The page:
Laura Dal Farra
We all have our individual reasons for training and a number of us have the desire to come to Thailand to continue our training. Some of us want to stay for a few weeks, some of us longer; some of us don’t want to leave. What I’m going to attempt in this piece is to aid you in reaching those goals. There are too many of you out there who believe you can’t live the dream, whatever the parameters of your dream may be and I’m going to outline how I’ve been able to live mine.
Am I a financial advisor? No. Do I have any educational background to back this up? No. I’m just a chick that realized one day that I was tired of the mediocrity in my life. That the life I was living wasn’t mine, and I used everything I had in me to make it to where I am today – to Bangkok, training muay thai fulltime for an indefinite amount of time – aka living the dream.
I think life can have an interesting way of sending us gifts – for me, a number of them have come in nasty, nasty packages. I meet enough people who seem to be on the tip of really following their dreams and for the purpose of this piece, I’ll say the desire to come to Thailand to train, and just don’t do it. Personally, it took a few brushes with death to dial in that stalling was pointless. Let me put it this way, the instances where I came close to dying weren’t drawn out, medical issues. I didn’t have the luxury of time to reflect on anything. They were unexpected, quick and violent. When I think about the first situation, the cliché of seeing your life pass before your eyes before you drop into the deep sleep didn’t apply. All I had was rage that passed to a calm promise of retribution and then the quiet acceptance of imminent darkness. After I regained consciousness, realized I was alive and had time to reflect on what had occurred, what came piercing through was…that’s it? THAT’S IT? And it hit me how messed up everything was, because on the brink of what I thought was certain fatality, there was nothing. NOTHING. No precious moments. No white light. NOTHING. Waking up was something completely different though – it was an overwhelming, split-your-lip-on-your-teeth backhanded bloody bitchslap.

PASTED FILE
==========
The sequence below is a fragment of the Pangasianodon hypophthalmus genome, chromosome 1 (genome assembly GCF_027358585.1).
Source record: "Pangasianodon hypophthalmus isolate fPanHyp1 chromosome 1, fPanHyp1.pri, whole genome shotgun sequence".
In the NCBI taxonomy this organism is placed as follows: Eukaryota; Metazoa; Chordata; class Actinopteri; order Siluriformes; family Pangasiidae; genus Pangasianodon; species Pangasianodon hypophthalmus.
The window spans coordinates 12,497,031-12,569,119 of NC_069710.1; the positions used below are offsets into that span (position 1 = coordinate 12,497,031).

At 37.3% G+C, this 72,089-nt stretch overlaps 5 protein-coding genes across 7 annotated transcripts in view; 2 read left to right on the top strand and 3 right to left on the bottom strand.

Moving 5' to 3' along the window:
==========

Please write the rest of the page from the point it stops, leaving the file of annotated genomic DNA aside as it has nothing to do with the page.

Life is short.
Yet still I hesitated. The fear. The self doubt. I knew I needed to follow my dreams, but eventually I got lulled back into the habit of my life. The comfort. The pacification. I hid what I didn’t want to face until it drifted from memory. Then a few things blew up and I went through some intense years – each day dictating that I live in the present as there was no time to reflect on the past. Years I barely remember, not due to anything other than I was in full-on survival mode – psychological, spiritual and at times physical and financial. It was crazy. When I finally cleared away all that was holding me down, when I finally had a moment to breathe, something snapped, the complacency dissipated and I dedicated the next few years to coordinating the life I’m leading now. Was it easy? No. Was it like running and face planting on ice? At times, yeah. Was it worth all the sacrifice? No question.
And what about my job? My security? From the course of my life, I’ve learned that everything is impermanent. Everything. I’ve had so much loss and change I’m not going to outline, but the one thing derived from it is, no matter what life throws at you, it’s your choice whether or not you get back up on your feet. It’s that simple and I’ll apply it to my view of the current/at least the last decade state of employment in the West, or perhaps, more aptly put, North America (as I’ve never worked anywhere else).